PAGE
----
New Zealand is reportedly among 62 nations that have come together to back Australia's call for an independent inquiry into the origins of the coronavirus pandemic.

The Australian newspaper reported that it had obtained a draft resolution to be put to the World Health Assembly on Tuesday which was backed by key nations including India, Japan, the UK, Canada, New Zealand, Indonesia, Russia, Mexico, Brazil, and all 27 EU member states.

It demands World Health Organisation director-general Dr Tedros Ghebreyesus "initiate at the earliest appropriate moment … a stepwise process of impartial, independent and comprehensive evaluation" of the international response to the pandemic, the actions of the WHO and its timeline of the pandemic.

Tedros Ghebreyesus, Director General of the World Health Organization (WHO). Photo / AP
Tedros Ghebreyesus, Director General of the World Health Organization (WHO). Photo / AP

A spokeswoman for Prime Minister Jacinda Ardern's office told the Herald Director General of Health Dr Ashley Bloomfield would "represent New Zealand's interests (virtually) tomorrow".

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But the spokeswoman could not confirm an "exact position" on the resolution.

"NZ's position has been for an independent inquiry into the global response to the Covid-19 pandemic, including the origin and development of the pandemic, as there are always things we can learn to improve our collective response to global health.

"Also, last week NZ joined a number of countries in expressing support for Taiwan's participation as an observer at the World Health Assembly on 18-19 May. We have long emphasised in our engagement with the World Health Organisation the importance of inclusivity and non-politicisation in global health matters.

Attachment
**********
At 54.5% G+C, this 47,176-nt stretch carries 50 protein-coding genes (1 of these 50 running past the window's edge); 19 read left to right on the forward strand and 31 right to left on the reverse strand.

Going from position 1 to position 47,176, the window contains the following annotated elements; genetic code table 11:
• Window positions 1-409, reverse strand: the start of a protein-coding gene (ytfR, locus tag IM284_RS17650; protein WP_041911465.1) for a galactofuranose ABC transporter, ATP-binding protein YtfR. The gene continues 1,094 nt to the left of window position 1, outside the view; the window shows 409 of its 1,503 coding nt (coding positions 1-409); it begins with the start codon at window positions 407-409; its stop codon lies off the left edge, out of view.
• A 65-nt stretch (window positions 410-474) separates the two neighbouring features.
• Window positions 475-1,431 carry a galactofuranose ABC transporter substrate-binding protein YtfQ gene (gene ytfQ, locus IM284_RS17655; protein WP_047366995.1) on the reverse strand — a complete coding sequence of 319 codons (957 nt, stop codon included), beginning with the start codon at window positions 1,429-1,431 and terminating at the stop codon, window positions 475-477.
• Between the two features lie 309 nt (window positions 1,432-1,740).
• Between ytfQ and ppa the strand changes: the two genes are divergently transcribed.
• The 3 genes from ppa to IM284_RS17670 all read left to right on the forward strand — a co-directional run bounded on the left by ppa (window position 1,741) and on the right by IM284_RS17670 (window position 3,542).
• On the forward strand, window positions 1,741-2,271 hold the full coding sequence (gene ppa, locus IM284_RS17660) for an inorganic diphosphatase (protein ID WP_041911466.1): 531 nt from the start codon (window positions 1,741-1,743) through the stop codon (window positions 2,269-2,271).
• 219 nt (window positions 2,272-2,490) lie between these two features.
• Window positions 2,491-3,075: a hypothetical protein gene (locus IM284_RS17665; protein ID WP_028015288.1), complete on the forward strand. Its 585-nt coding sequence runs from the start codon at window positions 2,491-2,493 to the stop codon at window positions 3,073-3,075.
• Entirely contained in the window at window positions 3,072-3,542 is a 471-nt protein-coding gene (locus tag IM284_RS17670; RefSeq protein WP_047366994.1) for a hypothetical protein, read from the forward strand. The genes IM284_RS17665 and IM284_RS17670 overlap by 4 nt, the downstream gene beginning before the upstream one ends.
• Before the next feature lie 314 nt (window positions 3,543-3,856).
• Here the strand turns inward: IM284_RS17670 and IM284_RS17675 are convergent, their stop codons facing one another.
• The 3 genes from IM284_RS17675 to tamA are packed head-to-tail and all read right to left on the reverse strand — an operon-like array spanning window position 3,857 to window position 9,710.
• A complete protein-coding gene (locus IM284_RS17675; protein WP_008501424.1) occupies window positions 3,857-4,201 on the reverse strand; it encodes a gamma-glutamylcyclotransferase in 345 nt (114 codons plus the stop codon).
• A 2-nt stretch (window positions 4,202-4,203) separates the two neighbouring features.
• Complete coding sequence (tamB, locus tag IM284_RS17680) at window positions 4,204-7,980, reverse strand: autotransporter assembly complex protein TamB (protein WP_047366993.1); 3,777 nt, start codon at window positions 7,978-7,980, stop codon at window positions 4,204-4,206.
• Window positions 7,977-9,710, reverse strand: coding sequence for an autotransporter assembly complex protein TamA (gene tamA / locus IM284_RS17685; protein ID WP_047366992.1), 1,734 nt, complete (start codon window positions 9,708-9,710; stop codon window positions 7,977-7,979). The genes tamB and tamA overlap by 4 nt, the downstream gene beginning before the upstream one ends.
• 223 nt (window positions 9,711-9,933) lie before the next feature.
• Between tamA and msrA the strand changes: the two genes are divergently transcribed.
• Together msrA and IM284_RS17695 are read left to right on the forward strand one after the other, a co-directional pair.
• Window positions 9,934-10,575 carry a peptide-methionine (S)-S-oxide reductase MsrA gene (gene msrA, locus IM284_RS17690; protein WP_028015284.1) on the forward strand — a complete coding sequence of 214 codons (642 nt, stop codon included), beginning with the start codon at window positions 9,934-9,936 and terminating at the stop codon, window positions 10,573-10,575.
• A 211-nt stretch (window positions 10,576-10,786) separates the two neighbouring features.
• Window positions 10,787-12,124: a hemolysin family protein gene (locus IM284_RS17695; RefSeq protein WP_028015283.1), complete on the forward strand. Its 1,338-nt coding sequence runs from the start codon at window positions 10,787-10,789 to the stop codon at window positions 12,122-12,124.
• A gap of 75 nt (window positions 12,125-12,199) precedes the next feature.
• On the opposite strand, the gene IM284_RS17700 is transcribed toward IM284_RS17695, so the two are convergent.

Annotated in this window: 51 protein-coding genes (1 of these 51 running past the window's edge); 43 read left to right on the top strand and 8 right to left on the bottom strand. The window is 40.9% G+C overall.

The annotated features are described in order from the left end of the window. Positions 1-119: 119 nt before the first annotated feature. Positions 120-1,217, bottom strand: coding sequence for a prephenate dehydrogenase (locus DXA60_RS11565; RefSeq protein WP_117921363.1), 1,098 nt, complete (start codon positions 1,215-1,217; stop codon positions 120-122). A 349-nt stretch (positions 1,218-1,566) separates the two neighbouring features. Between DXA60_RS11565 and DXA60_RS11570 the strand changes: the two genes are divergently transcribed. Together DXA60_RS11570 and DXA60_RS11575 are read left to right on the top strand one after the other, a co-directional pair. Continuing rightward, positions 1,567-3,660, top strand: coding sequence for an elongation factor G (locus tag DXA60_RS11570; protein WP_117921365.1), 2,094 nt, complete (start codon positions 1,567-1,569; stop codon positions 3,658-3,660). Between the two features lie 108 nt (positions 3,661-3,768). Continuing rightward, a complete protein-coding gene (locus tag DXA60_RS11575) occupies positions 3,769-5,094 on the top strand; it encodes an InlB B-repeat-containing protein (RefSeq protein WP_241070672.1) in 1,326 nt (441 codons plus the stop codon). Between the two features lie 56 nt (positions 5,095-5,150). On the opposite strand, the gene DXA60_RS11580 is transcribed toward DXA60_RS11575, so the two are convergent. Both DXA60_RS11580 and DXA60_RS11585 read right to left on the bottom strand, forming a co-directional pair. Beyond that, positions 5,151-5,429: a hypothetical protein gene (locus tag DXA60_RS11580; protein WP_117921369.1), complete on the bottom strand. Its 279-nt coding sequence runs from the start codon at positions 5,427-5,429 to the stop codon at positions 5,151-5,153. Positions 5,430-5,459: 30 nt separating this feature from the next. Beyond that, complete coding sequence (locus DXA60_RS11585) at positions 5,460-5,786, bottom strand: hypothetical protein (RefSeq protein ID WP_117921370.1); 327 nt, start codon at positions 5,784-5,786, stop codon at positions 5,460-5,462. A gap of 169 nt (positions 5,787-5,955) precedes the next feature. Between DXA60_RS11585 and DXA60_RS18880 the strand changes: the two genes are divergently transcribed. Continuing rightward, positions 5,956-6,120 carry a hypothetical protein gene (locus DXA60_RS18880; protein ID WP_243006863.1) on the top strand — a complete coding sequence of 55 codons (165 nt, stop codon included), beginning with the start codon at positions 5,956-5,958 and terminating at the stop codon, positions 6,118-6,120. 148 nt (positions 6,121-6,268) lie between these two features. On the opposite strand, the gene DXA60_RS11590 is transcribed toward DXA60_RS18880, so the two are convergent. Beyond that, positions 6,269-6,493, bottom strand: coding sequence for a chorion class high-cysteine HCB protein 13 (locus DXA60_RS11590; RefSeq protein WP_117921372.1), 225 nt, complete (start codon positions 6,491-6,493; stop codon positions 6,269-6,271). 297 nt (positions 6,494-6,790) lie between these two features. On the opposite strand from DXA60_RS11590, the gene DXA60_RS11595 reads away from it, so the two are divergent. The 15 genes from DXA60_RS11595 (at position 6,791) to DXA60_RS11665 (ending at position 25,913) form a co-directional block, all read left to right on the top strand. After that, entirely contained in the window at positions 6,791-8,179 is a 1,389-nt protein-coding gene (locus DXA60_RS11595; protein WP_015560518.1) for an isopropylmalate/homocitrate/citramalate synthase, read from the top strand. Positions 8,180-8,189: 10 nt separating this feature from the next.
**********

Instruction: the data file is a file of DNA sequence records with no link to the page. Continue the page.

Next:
The Australian reported that the international support would "infuriate" Beijing, which has previously threatened Australia with a Chinese consumer boycott over the pursuit of the probe by Prime Minister Scott Morrison's government.

The assembly, held virtually because of travel restrictions, on Monday and Tuesday and focus on coronavirus. The motion is due to be put forward on Tuesday morning.

Australia's foreign Minister Marise Payne first revealed Australia would push for the review on April 19. It sparked diplomatic and trade backlash from China.

Australian Prime Minister Scott Morrison. Photo / Getty Images
Australian Prime Minister Scott Morrison. Photo / Getty Images

The reference to WHO will also allow the body's alleged slowness in responding to the pandemic to be examined, as well as its praise for China's response despite Beijing's concealment of the virus during the early weeks and punishment of whistleblowing doctors, The Australian reported.

US Secretary of State Mike Pompeo has urged all countries to join Australia's call for answers. President Donald Trump suspended funding to the WHO last month and Morrison has said he sympathises with some of the US president's criticism of the organisation.

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Australia's Trade Minister Simon Birmingham said today he tried to set up a phone call with his Chinese counterpart to soothe growing tensions, but he had not had a response, 9 News reported.

China was threatening to put a large tariff on barley imports following an anti-dumping investigation and it has blocked beef imports from four abattoirs.

The full list of countries backing the resolution reportedly includes: Albania, Australia, Bangladesh, Belarus, Bhutan, Botswana, Brazil, Canada, Chile, Colombia, El Salvador, Guatemala, Iceland, India, Indonesia, Japan, Mexico, Monaco, Montenegro, Mozambique, New Zealand, North Macedonia, Norway, Paraguay, Peru, South Korea, Moldova, the Russian Federation, San Marino, Sierra Leone, South Africa, the European Union and its member states, Turkey, Ukraine, the United Kingdom and Zambia.